There may have been enough such voters to capture a GOP nomination, but are there enough to win a statewide U.S. Senate campaign? Stewart won only 45% of the Republican vote in a relatively low turnout primary. If he can unite the party, he has a remote chance of winning the election. If he can’t, he has zero chance. He drew disproportionate strength from the predominantly white localities west of the Blue Ridge Mountains, moderate support in Northern Virginia and the southern Piedmont industrial quadrangle (Roanoke, Lynchburg, Danville, Martinsville), but little anywhere else.

Here’s his problem. While nearly all Republicans and many independents recoil from the Democratic Party’s identity politics, they are divided about how to respond. Stewart answers the rhetoric of minority grievance and resentment with the rhetoric of white grievance and resentment. In a demographically diverse state like Virginia, that’s a losing proposition. Nick Freitas and E.W. Jackson, Stewart’s primary opponents, staked out more inclusive positions of opportunity for all. That’s a fundamental philosophical dividing line.

In the current political environment, I see three big buckets of voters — (1) those who hew to the Democratic tribe emphasizing grievances based on color, gender and sexual orientation, (2) those who hew to the Trump-Republican tribe emphasizing white working/middle-class grievances, and (3) those who eschew tribal identities altogether and see people as individuals with cross-cutting identities and priorities. The third group, I would suggest, overlaps significantly with a voting bloc I have referred to in the past as “natural libertarians” with a tolerant live-and-let-live philosophy — and that includes many Republicans who didn’t vote for Stewart.

The logical home of the natural libertarians, I would suggest, is within the Libertarian Party — if only the LP could broaden its appeal beyond its core base of intellectual purists by finding a large demographic constituency. In case you missed it, the LP has fielded a U.S. Senate candidate, Matt Waters. With a platform that includes ending the federal income tax, however, it’s hard to imagine voters taking him seriously.

Conservative Values + Money + Authenticity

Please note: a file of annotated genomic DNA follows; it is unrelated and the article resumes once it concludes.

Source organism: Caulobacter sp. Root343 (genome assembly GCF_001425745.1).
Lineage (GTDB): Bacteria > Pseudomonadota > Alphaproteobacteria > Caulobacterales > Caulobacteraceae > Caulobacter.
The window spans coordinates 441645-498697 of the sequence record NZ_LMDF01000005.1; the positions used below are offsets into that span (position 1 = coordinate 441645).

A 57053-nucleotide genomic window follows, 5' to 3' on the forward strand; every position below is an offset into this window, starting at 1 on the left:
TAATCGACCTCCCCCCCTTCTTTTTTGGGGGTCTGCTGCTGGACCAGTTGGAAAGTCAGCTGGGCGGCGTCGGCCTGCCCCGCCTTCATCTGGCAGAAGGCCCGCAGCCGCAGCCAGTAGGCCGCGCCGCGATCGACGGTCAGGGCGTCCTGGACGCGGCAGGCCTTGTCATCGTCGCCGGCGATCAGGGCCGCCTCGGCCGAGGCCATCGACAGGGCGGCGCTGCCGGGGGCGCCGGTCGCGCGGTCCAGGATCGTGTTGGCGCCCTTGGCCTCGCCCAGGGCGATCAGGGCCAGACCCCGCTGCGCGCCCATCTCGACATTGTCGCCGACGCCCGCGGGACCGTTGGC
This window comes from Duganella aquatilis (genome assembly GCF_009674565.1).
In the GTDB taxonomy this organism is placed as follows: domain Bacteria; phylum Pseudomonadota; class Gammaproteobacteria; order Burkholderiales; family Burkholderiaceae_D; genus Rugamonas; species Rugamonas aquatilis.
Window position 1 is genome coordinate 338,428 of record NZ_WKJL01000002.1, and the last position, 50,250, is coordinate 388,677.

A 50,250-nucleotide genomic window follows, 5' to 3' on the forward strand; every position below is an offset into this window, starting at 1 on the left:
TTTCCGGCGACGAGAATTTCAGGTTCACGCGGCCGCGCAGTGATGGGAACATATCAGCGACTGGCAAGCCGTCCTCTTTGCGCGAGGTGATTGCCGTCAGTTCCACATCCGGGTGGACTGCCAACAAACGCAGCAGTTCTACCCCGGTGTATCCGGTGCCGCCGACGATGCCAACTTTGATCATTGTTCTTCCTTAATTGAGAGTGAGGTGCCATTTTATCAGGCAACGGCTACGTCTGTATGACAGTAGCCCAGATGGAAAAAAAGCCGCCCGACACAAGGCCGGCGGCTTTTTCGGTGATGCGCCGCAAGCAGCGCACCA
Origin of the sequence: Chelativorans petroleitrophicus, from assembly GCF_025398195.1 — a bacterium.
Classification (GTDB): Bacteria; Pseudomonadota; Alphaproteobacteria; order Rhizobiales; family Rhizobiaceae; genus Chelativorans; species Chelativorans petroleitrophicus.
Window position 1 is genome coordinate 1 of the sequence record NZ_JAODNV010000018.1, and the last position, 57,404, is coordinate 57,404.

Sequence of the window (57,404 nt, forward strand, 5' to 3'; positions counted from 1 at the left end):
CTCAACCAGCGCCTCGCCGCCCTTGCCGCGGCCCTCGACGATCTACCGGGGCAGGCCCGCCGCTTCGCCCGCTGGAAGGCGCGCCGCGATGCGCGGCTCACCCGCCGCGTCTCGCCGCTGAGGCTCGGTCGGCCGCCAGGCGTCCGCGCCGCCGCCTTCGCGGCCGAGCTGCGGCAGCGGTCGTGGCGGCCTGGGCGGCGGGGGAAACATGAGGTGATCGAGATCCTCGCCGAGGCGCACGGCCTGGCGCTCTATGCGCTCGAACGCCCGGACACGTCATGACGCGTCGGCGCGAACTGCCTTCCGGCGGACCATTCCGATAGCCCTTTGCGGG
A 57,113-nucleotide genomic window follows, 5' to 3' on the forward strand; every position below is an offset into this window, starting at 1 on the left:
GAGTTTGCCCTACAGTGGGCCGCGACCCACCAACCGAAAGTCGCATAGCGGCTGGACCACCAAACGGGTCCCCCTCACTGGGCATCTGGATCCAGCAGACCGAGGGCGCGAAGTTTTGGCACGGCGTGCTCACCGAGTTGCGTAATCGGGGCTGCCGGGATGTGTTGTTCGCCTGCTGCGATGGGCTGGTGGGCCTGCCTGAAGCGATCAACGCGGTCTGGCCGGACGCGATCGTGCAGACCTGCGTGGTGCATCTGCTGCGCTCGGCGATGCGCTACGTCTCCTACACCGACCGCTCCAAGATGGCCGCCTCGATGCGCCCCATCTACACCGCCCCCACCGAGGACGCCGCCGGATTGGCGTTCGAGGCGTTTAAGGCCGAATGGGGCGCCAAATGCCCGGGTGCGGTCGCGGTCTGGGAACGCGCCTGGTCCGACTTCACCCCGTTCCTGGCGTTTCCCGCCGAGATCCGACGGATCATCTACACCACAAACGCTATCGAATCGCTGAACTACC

Jay Katzen in 2013

Thirty years ago the Republican Party threw in the towel and nominated a candidate who had no chance to beat Charles Robb for the U.S. Senate and really no chance of giving Robb a semblance of a race.  The same thing probably happens again Tuesday, especially if the predictions of a Corey Stewart victory in the primary prove correct.  Nobody, including Tim Kaine, should have a free ride to the U.S. Senate and giving him one is embarrassing for the GOP.

Bart Hinkle at the Richmond Times-Dispatch has distilled my thoughts better than I could.  If you want to read him and ignore my ramble I won’t complain. I do have a couple of points to add.

Stewart’s showing in the 2017 gubernatorial primary provides a fair basis for expecting to see him on this November’s ballot, especially since Ed Gillespie went on to lose in November 2017.  Stewart’s claim that he should have been the nominee and would have won echoes complaints I heard all the way back in 1985. When that year’s GOP ticket for statewide office went 0-3, the chorus went up that the ticket was insufficiently conservative.  That’s the standard excuse for an abysmal campaign or a weak candidate.

Stewart on the ballot last year would have added five points to Governor Ralph Northam’s win and might have given Democrats clear control of the House of Delegates. This year the question is what he does to the House of Representatives candidates in a couple of crucial Virginia districts.

Stewart’s recent attacks on Delegate Nick Freitas have me questioning the conventional wisdom about Stewart’s lead, but Freitas’ obvious lack of resources in the primary indicates he will have an equally hard time raising money for November.  Money is the key.

In 2001 another very conservative Northern Virginia state legislator, Jay Katzen of Fauquier County, came very close to ending Tim Kaine’s career at the rank of mayor, losing an election Larry Sabato called “a squeaker.”  One medium television buy in Northern Virginia, cable even, might have tipped it for Katzen.  The message I would have recommended would highlight his connection to Northern Virginia, trying to flip some votes with a regional pitch. Disclaimer:  I was involved on a volunteer basis with Katzen, my last real foray into an election.

Imagine how different Virginia would be today if Katzen had won (or Mark Early for that matter – another story). But the conventional wisdom then was that Katzen could not win and the money never appeared. Nobody could ask for a more conservative nominee, but it didn’t matter. He was eventually outspent almost 2-1, a deficit the GOP can only dream about this year no matter who is the nominee.